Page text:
So don't look at this project and think, "What drugs are these guys on?!" There is a method to our madness, and lots of proven V8 swap packages on the roads due to the hard work we've done to develop them. There are also millions of all aluminum LSx motors just sitting around in wrecked GM cars and trucks that we can pick these motors from. This makes the LSx engine prices affordable, and with tens of millions of this engine family produced since 1996 (and still being built to this day) the market for go-fast parts for this engine is MASSIVE.

There Are Many Things That Can Be Upgraded on the FT86

We've done a lot of work on this FT86 chassis here at Vorshlag, including: developing camber plates for it, co-developing the MCS coilovers using our in-house 2013 BRZ, as well as performed track and autocross upgrades on multiple examples of 86 coupes. We've done big brake kits (however - these cars usually don't need this), pad swaps, made our own stainless brake lines, brake cooling ducts, lots of different coilover installs, bushings, swaybars, exhausts, control arm swaps, tons of wheel and tire testing, and much more. We know this chassis inside and out.



We have tracked and autocrossed multiple examples of the FT86, including former Vorshlag employee Matt's blue BRZ, shown here. These cars are quite fun to drive in autocross or HPDE/Time Trial, once you perform a few basic modifications.

We feel that the OEM 7" wide wheels and 215mm Prius tires are extremely undersized and underwhelming, but after upgrading to a 17x9" wheel and aggressive 255/40/17 street tire these things can make huge grip. The stock ride heights are also a bit too tall and the spring rates too soft for any serious track use, so we tend to go straight to coilovers (like those from MCS) and firmer spring and damping rates, then add our spherical top mount camber plates up front for alignment and handling adjustments. We've also have had good results installing Whiteline bushings and swaybars, among other solutions.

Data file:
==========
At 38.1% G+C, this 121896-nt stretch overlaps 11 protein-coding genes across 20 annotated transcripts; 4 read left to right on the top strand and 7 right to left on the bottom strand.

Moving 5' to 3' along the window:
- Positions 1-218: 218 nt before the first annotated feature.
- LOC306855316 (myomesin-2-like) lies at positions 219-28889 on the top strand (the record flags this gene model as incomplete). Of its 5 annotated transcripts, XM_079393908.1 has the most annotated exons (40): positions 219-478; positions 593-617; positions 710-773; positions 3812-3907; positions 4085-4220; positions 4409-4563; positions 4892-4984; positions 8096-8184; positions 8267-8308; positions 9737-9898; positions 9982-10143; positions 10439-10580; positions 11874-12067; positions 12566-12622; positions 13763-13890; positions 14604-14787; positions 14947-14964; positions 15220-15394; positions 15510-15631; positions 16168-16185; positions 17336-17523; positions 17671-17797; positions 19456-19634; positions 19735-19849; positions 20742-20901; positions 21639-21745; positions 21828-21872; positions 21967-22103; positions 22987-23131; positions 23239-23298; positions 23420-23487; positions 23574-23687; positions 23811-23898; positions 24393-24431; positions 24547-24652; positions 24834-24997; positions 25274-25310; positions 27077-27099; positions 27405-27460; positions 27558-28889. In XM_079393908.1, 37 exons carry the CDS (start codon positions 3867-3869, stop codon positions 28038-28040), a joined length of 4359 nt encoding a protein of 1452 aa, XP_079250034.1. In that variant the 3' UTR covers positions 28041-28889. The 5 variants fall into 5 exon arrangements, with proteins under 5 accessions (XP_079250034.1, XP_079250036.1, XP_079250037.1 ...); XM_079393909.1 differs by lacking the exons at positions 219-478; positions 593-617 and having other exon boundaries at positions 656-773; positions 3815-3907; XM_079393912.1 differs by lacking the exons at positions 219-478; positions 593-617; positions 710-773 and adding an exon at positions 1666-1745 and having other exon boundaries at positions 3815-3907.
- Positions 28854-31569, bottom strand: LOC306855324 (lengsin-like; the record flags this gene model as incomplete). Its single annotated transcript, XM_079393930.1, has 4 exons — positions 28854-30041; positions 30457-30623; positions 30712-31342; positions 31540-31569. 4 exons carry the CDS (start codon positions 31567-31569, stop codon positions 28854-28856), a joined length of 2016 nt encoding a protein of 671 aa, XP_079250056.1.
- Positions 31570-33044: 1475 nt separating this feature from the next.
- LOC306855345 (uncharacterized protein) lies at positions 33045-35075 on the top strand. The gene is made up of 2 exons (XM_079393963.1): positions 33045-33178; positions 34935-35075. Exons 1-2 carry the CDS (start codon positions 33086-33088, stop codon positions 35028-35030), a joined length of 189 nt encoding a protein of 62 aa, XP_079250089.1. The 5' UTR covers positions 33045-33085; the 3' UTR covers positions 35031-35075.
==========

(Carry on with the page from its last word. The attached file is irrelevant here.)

Anyway, the 86 is a neat little chassis, which can be made to handle very well with the right parts, and with an upgrade to better track brake pads/lines/fluid they stop like a beast on track as well. Read our BRZ project build thread for more on our thoughts about the brakes and suspension, which we won't really cover in this thread.


This thread is not about: suspension, wheels, tires or handling. What we are covering here is a better choice of POWER PLANT for the 86

After those non-power things are addressed, our number one beef with the Scion FR-S and Subaru BRZ has to do with the goofy drivetrain it comes with. Yes, goofy is the only way to describe the flat-four engine in these cars. The engine that comes in these things is a giant headache with very limited potential and questionable reliability when modified.

What's So Wrong With The Subaru FA20 Boxer Engine?

We aren't picking on all Subaru engines, just this one. It isn't that much of a hindrance in low speed autocross competition (these cars are doing very well in C Street and STX classes!) but the deficiencies of the FA20 quickly becomes apparent on a road course. These cars are what you'd euphemistically call "momentum cars"... since they don't make nearly enough horsepower for the weight of the chassis, once you try to get going above about 30 mph. I say the same thing about all stock-engined Miatas, among other cars. These momentum cars are better suited running with the Miata run group on a road course, as the Mustangs, Corvettes, 911s and other powerful cars are going to be flying by your FT86 (if those other guys have a good driver, of course - no amount of power can make up for a lack of talent!)